I have a prediction, and it’s this: outraged social norming on the political left is close to a tipping point beyond which the left will begin to collapse under the constraints of its own narrative.
Do I like this prediction? No, I do not. Do I want it to be true? No. Do I have opinions about it? Yes, of course. But in this post I want to try to talk about what I think I see, rather than what I believe is right. I’m deliberately going to try to resist expressing direct sentiment here about the norming itself, or its moral value, or its targets. And that’s because I believe in a lot of the things that are being pushed for in the public dialog on the internet, but don’t want this post to automatically be about the value of my opinions or anyone else’s. Because that kind of exchange is part of what I see as the problem.
My goal here, instead, is to lay out the observations and reasons that led me to this prediction. If you disagree about the prediction and have evidence of a trend that balances it, I’d like to hear about it and know your reasoning. If you agree, then please feel free to help me figure out what the hell we can do about. And in any case, we’ll be able to watch what happens over the next five years to see if my fears play out.
I first became seriously worried about how the left-leaning dialog on the internet was functioning during the reaction to Patricia Arquette’s Oscars debacle. She made an impassioned speech about gender equality and subsequently made a less than stellar remark in the pressroom which social media seemed to pay far more attention to than her initial remarks. I didn’t understand at the time why commenters on the left would seemingly push so hard to take down a highly visible public figure promoting a progressive agenda, albeit in a flawed way.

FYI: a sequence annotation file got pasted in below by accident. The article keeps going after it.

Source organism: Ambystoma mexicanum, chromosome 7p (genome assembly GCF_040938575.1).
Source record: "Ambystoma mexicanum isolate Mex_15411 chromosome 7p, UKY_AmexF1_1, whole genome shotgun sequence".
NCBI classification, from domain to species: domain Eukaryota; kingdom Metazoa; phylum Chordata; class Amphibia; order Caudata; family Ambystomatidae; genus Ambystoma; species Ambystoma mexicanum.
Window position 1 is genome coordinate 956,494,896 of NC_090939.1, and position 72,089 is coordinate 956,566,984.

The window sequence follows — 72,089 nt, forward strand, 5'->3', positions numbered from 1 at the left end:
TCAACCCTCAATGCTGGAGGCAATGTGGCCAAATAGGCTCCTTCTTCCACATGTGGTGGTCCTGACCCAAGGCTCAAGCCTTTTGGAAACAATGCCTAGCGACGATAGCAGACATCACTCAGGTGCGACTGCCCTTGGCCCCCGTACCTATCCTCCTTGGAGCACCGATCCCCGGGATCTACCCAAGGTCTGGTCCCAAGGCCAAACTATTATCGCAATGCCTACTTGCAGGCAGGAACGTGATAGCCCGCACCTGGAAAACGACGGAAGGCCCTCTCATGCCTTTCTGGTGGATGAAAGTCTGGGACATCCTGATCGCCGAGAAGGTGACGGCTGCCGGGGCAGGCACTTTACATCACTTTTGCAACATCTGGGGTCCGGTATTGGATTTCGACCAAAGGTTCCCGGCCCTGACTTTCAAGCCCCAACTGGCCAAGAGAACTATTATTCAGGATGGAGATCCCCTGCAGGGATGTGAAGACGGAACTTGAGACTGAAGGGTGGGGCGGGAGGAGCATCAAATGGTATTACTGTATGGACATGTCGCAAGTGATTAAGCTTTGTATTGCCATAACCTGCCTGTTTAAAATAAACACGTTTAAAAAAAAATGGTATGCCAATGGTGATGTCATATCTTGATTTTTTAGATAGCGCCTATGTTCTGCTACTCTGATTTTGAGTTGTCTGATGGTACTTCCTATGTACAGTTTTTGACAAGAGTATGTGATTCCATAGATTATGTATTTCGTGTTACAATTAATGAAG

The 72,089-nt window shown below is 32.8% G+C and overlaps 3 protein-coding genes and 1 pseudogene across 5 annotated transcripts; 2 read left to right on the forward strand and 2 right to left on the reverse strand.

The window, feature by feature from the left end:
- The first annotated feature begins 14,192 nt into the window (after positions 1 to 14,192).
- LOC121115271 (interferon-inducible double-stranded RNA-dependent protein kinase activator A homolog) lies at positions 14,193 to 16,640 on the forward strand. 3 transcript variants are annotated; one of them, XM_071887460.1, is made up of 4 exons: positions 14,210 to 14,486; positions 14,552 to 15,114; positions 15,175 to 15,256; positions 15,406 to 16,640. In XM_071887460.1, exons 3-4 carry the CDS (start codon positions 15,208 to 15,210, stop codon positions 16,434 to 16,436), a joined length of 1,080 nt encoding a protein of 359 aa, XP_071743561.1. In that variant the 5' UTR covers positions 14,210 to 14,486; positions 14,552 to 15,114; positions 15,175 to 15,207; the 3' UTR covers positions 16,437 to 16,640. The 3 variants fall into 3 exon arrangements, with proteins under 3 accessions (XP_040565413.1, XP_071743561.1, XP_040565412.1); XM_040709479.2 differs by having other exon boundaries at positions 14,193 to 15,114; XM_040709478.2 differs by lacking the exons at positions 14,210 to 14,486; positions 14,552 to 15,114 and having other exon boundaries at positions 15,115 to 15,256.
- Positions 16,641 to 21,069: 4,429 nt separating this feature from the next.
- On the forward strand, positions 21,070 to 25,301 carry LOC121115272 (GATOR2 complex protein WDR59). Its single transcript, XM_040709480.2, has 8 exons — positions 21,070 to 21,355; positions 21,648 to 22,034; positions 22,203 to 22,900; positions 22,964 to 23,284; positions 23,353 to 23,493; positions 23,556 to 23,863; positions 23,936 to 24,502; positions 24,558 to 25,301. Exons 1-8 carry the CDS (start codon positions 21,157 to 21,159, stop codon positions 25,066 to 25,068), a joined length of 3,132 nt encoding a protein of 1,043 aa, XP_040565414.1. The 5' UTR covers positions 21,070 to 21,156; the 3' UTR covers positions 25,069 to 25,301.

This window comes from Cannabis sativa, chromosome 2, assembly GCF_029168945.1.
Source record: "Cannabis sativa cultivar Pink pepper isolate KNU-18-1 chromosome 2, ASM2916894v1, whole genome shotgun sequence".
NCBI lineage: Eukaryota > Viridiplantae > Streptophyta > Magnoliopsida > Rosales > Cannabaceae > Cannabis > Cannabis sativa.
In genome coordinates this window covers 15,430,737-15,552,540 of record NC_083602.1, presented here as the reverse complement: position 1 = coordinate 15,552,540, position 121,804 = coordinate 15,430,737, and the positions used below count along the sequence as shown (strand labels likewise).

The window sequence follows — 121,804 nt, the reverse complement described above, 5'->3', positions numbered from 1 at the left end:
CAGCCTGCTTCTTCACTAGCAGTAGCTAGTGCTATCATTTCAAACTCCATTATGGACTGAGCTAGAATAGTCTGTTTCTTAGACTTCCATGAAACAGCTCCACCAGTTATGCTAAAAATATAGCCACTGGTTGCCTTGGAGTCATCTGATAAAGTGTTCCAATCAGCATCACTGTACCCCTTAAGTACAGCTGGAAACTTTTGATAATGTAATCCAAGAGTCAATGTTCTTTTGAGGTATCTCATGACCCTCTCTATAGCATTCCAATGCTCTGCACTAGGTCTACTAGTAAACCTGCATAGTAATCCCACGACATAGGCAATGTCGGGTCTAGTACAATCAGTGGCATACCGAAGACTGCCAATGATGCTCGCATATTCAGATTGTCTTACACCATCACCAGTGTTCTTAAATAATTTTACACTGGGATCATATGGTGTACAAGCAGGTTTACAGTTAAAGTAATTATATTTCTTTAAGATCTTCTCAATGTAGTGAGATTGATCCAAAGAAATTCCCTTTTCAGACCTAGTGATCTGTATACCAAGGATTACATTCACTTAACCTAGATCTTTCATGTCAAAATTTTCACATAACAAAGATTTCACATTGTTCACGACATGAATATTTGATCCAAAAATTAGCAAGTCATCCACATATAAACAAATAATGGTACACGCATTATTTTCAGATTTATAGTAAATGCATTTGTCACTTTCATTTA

I later learned about the internet debate around an essay written by Jonathan Chait, in which he criticized what he saw as a growing culture of political correctness. (I was apparently the last person on the internet to hear about this.) Jon’s concern was that the culture of the left was alienating its own liberal allies.
The number of loud, critical responses that were made to his piece are too numerous to link to here. If you’re interested, just google ‘jon chait pc’ and read what comes back. A lot of it is very interesting.
One particular line of reasoning that I encountered several times while reading through the responses to his piece was this: where is your actual evidence that the current form of social critiquing is doing more harm than good?
It’s natural to see where this question comes from. A lot of the loudest, and most proactive commentary on the left comes from people who are urgently trying to advance a social good. Nobody wants to hear that their best attempts to improve the world may be counterproductive, even though the scale of their response kind of made Jon’s point for him. However, the consensus seemed to be that Jon Chait had no real data. He had anecdotes, some of which were questionable.
However, this year, we were presented with some very powerful and informative data: the surprise success of the conservative party in the British election. Against expectations, Labor were trounced. I say this as someone hoping they would win.
When British analysts attempted to understand why the polls had provided such wrong predictions of the election outcome, one phrase was extensively employed: ‘shy Tories’. In other words, people who’d decided to vote Conservative, but didn’t want to admit it.
In the wake of the Conservative victory, it wasn’t hard to find articles like this one, decrying the left as founded on a philosophy of exclusion and hate. There were other, more subdued articles such as this in the Guardian, that attempted to understand what had happened. Broadly speaking, it seemed that Britain had become increasingly populated with people whose views had not skewed left even though the dialog around them had.
I am not proposing here that the ‘shy Tory’ phenomenon was exclusively responsible for the Conservative win. It wasn’t. There was far more to the election than that. What I am doing, though, is pointing out that this is a national-level example of a particular social mechanism at work.
People’s opinions can fall out of step with the public narrative that surrounds them. When this happens, they will not necessarily admit it, but they may polarize against the narrative, and then subsequently act to obstruct or destroy it.